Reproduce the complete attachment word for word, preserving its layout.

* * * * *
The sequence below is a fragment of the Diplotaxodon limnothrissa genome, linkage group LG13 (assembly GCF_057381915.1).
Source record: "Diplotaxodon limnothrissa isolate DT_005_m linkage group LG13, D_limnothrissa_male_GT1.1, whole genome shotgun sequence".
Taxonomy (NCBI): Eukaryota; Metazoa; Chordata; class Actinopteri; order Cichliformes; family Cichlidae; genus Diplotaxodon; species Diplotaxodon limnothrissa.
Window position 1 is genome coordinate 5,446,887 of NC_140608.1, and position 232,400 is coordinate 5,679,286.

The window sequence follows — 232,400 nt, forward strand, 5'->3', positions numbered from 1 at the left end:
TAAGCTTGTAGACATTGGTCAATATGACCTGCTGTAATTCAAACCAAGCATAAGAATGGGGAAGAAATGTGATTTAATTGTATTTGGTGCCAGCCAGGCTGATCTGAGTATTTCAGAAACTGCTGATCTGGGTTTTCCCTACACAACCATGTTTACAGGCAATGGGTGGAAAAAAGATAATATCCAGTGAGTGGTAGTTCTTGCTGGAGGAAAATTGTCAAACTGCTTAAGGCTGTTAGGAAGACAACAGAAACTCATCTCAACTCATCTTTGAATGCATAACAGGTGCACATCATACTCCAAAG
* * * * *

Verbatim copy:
The sequence below is a fragment of the Diplotaxodon limnothrissa genome, linkage group LG13 (assembly GCF_057381915.1).
Source record: "Diplotaxodon limnothrissa isolate DT_005_m linkage group LG13, D_limnothrissa_male_GT1.1, whole genome shotgun sequence".
Taxonomy (NCBI): Eukaryota; Metazoa; Chordata; class Actinopteri; order Cichliformes; family Cichlidae; genus Diplotaxodon; species Diplotaxodon limnothrissa.
Window position 1 is genome coordinate 5,446,887 of NC_140608.1, and position 232,400 is coordinate 5,679,286.

The window sequence follows — 232,400 nt, forward strand, 5'->3', positions numbered from 1 at the left end:
TAAGCTTGTAGACATTGGTCAATATGACCTGCTGTAATTCAAACCAAGCATAAGAATGGGGAAGAAATGTGATTTAATTGTATTTGGTGCCAGCCAGGCTGATCTGAGTATTTCAGAAACTGCTGATCTGGGTTTTCCCTACACAACCATGTTTACAGGCAATGGGTGGAAAAAAGATAATATCCAGTGAGTGGTAGTTCTTGCTGGAGGAAAATTGTCAAACTGCTTAAGGCTGTTAGGAAGACAACAGAAACTCATCTCAACTCATCTTTGAATGCATAACAGGTGCACATCATACTCCAAAG